Beginning Again

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In 1887, after having helped start several other cotton mills in Gaston County, D.E. Rhyne and J.A. Abernethy (D.E. Rhyne's brother-in-law) joined forces to rebuild the mill into its current configuration.  Two floors high at the river with another wing extending away from the top floor.  At this point, the mill was powered by water turbines rather than a traditional waterwheel.    In 1893, Mr. Abernethy sold out his interests to Mr. Rhyne who became the sole proprietor.  

In 1894, D.E. Rhyne built a lovely 2 story Victorian home on the hill overlooking the mill from the Northwest but in 1900, Mr. Rhyne bought the brick house on the hill on the Southwest side of the mill from the heirs of Francis E. Hoke and lived there until he died in 1933.  His brother, Laban Rhyne, along with his wife moved into the vacated Victorian home.

Side note on D.E. Rhyne:  "Uncle Dan", as he was affectionately known was a man of sterling character and great influence.  Starting from almost nothing, he amassed a fortune but remained humble and modest.  It was said that strangers often mistook him for one of his mill employees.  Over the years, he donated money to many local churches (many of the members of the congregations were never even aware of his contributions because he was quiet and secretive about them), and most notably to Lenoir College.  He had made several donations prior, but in 1919, he donated $200,000 on the condition that a matching $200,000 be raised from the community of Hickory.  In 1923, he gave another large contribution in "preferred mill stock".  The name was later changed to Lenoir-Rhyne College but not because Mr. Rhyne had asked for it.  In a letter to the editor, he said, "I did not care for the name of the college to be changed.  What I wanted to see is a college that is a credit to the Lutheran Church and all the Lutherans back it up and at a place where it is appreciated." In 1927, after a disastrous fire destroyed the main building which included most of the housed library, he again contributed money for a new Administration Building in the center of the campus.  In his will, he left the College $150,000 and a deed of trust to the Piedmont Wagon and Manufacturing Company.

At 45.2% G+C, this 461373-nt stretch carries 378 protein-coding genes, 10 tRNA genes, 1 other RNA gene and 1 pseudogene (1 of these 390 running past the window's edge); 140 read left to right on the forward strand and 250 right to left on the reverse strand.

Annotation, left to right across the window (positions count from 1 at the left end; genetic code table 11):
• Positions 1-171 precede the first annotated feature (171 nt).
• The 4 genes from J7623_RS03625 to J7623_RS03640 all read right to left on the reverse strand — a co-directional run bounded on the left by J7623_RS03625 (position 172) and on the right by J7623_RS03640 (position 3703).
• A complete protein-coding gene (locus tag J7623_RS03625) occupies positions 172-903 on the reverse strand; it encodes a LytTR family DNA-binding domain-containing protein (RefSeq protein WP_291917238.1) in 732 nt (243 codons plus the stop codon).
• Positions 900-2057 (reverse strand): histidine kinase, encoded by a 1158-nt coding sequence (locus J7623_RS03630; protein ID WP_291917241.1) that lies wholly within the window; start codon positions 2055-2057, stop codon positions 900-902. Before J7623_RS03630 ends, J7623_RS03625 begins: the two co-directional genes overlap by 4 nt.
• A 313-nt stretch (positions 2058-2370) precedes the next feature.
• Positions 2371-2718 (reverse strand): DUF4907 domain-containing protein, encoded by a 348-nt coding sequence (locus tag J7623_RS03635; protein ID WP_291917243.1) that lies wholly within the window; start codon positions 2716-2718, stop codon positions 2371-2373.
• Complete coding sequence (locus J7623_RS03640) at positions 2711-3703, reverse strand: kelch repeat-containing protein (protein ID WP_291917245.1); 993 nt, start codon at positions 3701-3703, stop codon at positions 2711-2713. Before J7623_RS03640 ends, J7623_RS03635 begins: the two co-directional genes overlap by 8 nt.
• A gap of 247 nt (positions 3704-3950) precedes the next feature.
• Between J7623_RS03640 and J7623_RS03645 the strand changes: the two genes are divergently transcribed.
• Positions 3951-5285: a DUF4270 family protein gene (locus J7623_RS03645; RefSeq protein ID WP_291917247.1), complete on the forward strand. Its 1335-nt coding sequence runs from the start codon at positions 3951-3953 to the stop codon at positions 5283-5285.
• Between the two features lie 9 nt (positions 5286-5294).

He was quite resourceful and during his storied career, at one time or another, he owned a tin mine, a mica mine, and a non-profitable gold mine.  He bought the Piedmont Wagon Company in Hickory and was a major stock-holder as well as president of several banks.  Altogether, it must be agreed that Daniel E. Rhyne was an astute businessman.  

In 1916, the bottom floor of the mill was 3 feet deep in water from the after effects of not one, but two hurricanes during The Great Flood.